Friday, July 16, 2010

Book Swapping

About six months ago, I joined Paperback Swap. For those who've never heard about this program, it's a website devoted to helping people swap books - not only paperbacks - with other like-minded people. It's a great solution for what to do when you have a pile of books you know you will never read again yet cannot fathom throwing away.

I've tried taking unwanted books to the used book store, but the problem with this option is an overabundance of credit. My local UBS has a policy that all purchases can be made with no more than half credit. So if you have a purchase worth $20, the most credit you can use toward it is $10, the other $10 paid in cash, check or charge. Given the hit-or-miss nature of finding items I'm either looking for specifically or just find browsing, it takes me forever to use up my credit this way. I think between my daughter and myself, we have close to $100 of credit just lingering indefinitely.

I also took a stab at taking some books over to Half Price Books. They buy back used books, CDs, DVDs, etc. While it was nice to get cash for the items I'd brought in, I didn't really feel that I got their true value's worth - they paid me only a fraction of the cover price of each book using some formula they say is based on book popularity and current inventories. Whatever. I walked out of the store feeling slightly ripped off.

So I figured I'd give Paperback Swap a try. Basically, you post books you are willing to give away, a minimum of 16 titles to start off with, adding books as you have them. The books have to be in good condition, with no water damage or writing on pages or beat-up covers. You can post paperbacks, hardcovers, even audio books. Then you wait to see if anyone requests one of your titles. When that happens, you print out a pre-prepared "label" that includes the requestor's address and a suggested postage amount to send the book via media mail. In theory, the labels can be used to wrap up the book for mailing, but I find it a lot easier to use Tyvek envelopes which also add a level of waterproofing. You then trot yourself off to the post office and mail the book, paying the postage yourself.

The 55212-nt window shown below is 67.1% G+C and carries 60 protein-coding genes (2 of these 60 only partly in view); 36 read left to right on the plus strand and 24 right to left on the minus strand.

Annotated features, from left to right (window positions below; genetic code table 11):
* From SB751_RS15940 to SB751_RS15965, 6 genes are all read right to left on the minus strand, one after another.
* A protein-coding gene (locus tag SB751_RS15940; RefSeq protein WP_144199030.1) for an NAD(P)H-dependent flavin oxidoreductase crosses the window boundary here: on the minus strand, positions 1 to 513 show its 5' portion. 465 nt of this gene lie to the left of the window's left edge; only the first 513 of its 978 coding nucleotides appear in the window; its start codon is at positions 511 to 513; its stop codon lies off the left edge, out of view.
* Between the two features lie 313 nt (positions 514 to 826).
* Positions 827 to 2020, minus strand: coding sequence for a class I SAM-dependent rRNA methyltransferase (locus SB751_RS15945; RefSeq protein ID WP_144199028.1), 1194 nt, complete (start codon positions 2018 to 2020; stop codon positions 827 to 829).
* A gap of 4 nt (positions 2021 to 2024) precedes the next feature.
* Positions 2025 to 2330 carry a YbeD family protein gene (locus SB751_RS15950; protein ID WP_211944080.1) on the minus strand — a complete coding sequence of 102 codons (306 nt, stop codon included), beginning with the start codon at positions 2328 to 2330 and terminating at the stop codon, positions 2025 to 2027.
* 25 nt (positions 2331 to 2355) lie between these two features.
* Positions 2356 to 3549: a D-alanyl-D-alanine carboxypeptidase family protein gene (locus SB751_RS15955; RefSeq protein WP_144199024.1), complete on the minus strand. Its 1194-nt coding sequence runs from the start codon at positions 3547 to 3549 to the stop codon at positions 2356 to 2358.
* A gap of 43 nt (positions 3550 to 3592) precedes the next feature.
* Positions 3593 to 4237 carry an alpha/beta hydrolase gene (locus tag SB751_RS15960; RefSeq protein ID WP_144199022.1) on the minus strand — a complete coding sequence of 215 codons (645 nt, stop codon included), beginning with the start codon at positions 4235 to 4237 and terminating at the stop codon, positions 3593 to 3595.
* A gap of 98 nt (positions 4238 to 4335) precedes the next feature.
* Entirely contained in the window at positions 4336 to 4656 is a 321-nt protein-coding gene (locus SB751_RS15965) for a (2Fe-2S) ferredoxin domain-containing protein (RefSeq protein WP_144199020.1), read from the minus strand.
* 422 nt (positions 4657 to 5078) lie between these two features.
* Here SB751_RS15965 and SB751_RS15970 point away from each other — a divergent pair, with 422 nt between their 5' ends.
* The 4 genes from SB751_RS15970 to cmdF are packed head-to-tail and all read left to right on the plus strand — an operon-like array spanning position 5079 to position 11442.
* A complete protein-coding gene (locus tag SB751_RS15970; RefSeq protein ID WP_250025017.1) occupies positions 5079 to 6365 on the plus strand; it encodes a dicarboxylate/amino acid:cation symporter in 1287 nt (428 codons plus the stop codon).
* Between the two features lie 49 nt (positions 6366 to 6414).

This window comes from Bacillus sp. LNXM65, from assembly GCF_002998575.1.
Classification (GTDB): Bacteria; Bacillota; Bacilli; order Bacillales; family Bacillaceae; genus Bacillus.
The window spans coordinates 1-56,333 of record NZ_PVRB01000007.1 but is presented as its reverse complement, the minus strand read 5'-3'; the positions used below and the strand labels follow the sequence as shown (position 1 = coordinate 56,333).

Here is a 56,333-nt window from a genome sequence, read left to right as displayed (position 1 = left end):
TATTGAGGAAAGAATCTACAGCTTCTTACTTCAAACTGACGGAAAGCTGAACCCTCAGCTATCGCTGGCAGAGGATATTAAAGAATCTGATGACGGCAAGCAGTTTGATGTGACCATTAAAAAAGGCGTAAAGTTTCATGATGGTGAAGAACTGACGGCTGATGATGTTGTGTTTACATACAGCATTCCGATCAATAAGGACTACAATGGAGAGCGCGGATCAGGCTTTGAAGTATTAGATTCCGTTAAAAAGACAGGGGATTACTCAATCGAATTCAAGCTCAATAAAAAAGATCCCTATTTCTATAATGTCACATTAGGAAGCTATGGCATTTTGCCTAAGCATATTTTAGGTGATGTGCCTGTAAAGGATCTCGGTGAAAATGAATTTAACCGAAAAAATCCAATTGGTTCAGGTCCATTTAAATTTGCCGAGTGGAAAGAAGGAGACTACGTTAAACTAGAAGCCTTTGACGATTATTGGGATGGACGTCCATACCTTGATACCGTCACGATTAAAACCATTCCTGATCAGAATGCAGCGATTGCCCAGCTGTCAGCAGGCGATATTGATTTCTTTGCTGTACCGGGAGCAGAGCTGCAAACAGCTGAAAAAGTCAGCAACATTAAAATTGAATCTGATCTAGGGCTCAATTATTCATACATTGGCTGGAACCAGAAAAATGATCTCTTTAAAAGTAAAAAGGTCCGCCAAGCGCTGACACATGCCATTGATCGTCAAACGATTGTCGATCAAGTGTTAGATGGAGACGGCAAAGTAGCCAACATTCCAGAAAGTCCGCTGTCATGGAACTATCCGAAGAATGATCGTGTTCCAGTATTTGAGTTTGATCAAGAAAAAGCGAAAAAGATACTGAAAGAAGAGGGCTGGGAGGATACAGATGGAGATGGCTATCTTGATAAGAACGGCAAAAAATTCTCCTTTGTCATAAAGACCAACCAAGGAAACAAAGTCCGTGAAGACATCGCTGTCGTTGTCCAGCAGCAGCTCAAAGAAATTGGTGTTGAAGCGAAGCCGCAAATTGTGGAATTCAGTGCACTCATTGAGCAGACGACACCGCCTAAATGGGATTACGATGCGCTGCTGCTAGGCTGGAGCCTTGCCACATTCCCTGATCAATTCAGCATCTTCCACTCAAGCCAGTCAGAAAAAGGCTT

Once the requestor has received the book, he or she alerts the PBS people that they are to give you a book credit, generally at the rate of one credit per book. Ostensibly, you will find books that you'd like to have and you use your credits to "purchase" them. The current owner pays the postage to ship it to you, theoretically creating a postage expenses wash all the way around.

The selection is a bit better, I would say, than what I find at my UBS. It's easy to browse since you can search via genre. The site's front page is a listing of newly posted titles, and I tend to find my selections there. One nice option is that if you want a particular title that no one is currently offering, you can put a wish call out for it with dibs on the first copy someone posts. Of course, some books have a waiting list.

To date, I've mailed out 13 books. One of these books got lost en route and never made it to the requestor, so I was out not only the book itself but the postage I'd paid to mail it and the book credit I didn't get since it never arrived. I've requested and received 9 books, most of them YA titles.

It's a good system, and my only real complaint is the hassles involved in both printing the labels and obtaining the postage for mailing out the books. For some reason we struggle to retain a working printer in this house, so I'm always having to hook up my laptop to a different machine to print out the labels. And it always seems that I print out any requests I have only to put away the printer just in time for another request to come through.

I've taken to prepurchasing media mail postage stickers in $2.50 amounts so that I don't have to go to the post office every time I need to mail another book. As long as your package weighs less than 13 oz. you can just drop it in any old mailbox. Otherwise it has to be mailed from the post office due to 9/11 security policies. Just this week I mailed five books to a person using a military address which required my filling out a customs form.

Another dumb problem I have is storing my PBS books before they are requested. I've pulled them off my bookshelves and have them neatly placed in a fancy basket, but the basket sits next to my desk in such a way as my husband is constantly asking when I'm going to put my junk away. I like to keep all of my shipping supplies together, and since I don't have my own office room, I haven't found the solution for storing this out of the way yet.

In the end, it's nice knowing my books are finding their way to a place where someone wants them. And I'm finding this is a great way to try out books by untested authors or that maybe I'm on the fence about yet can't find at my library. If you have a stack of unwanted books, I suggest you give it a try. It does require a small investment of time, but it's worth it.

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